The Edsel City
The Ford Edsel is considered one of the most famous product failures in American business history. On the other hand, the Apple iPod is considered a smashing product success. While the products and eras are apples and oranges (I’m sooo witty), the underlying reason for a product failing or succeeding rests with whether consumers will buy it. In short, it’s a question of demand.
If we think of Amsterdam as a product, let’s ask ourselves a basic question: is this a product we want to buy? More importantly, are we managing the product as an Edsel or as an iPod?
If we step back and look at our product, we see some things that should drive demand: small city lifestyle, proximity to outdoor and cultural activities, low crime, ample supply of housing stock. On the other hand, we see some things that suppress demand: a lackluster school district, blighted neighborhoods, negative perception of Amsterdam, high property taxes.
Like any product, we have a set of pluses and minuses when it comes to features. The trick to selling the product is satisfying customer demand given the features of our product and given the price of the product. However, when you study or analyze any local policy discussion — choose a topic– you notice that few policy makers ever look at demand; all they ever look at is supply. It’s exactly this lopsided view of economics that gets us to where we are now.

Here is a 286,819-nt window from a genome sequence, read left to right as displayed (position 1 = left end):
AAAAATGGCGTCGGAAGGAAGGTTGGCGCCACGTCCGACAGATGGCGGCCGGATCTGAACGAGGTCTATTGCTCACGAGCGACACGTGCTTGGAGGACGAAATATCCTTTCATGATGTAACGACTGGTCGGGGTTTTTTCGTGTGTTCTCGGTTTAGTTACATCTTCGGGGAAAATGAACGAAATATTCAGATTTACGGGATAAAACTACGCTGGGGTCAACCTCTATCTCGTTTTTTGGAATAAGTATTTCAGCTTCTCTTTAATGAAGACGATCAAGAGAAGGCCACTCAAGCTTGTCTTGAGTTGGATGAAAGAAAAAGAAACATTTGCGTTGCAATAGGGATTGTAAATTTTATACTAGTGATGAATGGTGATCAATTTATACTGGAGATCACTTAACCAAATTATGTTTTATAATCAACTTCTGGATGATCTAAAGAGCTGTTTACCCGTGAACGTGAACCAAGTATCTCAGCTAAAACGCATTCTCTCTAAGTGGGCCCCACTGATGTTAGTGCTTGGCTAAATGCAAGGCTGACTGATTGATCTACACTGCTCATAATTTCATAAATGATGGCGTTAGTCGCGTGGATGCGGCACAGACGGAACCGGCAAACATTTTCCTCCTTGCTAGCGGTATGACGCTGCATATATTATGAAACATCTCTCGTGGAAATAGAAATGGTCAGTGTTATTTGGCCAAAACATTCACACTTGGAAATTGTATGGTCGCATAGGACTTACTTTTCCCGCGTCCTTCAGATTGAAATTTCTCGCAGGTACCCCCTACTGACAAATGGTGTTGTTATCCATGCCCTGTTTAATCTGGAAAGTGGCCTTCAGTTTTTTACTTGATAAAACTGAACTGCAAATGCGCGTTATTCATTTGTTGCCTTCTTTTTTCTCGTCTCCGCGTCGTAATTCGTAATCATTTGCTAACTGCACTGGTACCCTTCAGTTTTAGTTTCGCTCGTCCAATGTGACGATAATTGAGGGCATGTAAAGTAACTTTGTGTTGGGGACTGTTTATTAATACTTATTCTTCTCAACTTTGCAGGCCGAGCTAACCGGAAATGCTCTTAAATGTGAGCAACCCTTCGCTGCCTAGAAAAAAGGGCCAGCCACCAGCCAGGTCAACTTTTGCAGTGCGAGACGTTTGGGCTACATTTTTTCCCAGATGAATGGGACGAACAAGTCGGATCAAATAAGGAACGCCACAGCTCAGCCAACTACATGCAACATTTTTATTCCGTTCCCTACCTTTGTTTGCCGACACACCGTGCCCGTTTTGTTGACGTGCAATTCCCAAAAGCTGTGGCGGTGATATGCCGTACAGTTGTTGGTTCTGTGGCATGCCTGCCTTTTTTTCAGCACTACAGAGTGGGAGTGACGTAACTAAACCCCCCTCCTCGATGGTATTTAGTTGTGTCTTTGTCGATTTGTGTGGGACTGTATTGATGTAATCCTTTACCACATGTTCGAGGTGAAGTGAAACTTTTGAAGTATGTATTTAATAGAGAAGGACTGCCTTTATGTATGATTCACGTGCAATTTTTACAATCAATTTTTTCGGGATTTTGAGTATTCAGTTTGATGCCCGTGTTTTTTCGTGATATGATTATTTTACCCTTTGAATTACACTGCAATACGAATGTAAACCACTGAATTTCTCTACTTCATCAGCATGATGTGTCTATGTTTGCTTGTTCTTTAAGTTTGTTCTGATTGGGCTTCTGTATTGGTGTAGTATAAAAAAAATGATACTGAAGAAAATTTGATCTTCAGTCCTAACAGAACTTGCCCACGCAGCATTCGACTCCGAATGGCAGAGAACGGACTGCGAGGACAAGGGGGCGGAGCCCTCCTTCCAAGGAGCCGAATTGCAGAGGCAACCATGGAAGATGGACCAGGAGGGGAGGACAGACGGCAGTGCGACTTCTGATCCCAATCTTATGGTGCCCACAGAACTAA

The Walter Elwood Museum provides a good example of the clash of economic viewpoints. The school board views the product as a building. To their way of thinking, a building is a building so whether it’s a museum or an apartment complex, it really makes no difference. They have a supply of one building and as supply siders, they focus on managing the supply regardless of the demand. To a demand side thinker, the purposing of the building as a museum or as an apartment building matters. It matters a lot.
I often feel like bashing my head against a wall, repeatedly, as we never seem to get policy decisions that will drive demand for the city. We’re just stuck with a mediocre product that keeps getting its best features plucked out. We have a historic downtown; tear it down. We have a museum; shut it down. We have a high performing elementary school; shutter it. Even worse, we get product managers who want to add negative features: remember the push for a landfill?
At this rate, what product will we have left that someone will want? If we keep decimating the few features that give us any desirable differentiation to other localities, how do we ever expect to sell it? We’re just stuck with an Edsel– a product that more and more people pass over and lingers on the lot.
What we really need is someone to own and manage the product to envision and to build a product customers will want. While I believe Mayor Thane gets this, I don’t believe the school district does; not even close. And without a competitive, attractive school district, I think we’ll forever be stuck with an Edsel.
I don’t believe the way forward for the city rests with any notion of a commercial or industrial revival; I don’t see it happening. Whether we build a bridge from the mall to the south side or create a commercial district on the south side or prop up shell buildings in the industrial park will not help us at all if we can’t get people to stay or move here. You can choose which century economy we face: the one in 1908 or the one in 2008.
In the end, the market decides which products win and which ones lose. I think we can find a way to productize Amsterdam so it’s a viable product, maybe not an iPod, but at least not an Edsel. But we have a lot of supply siders so I’m not sure we’re going to make it.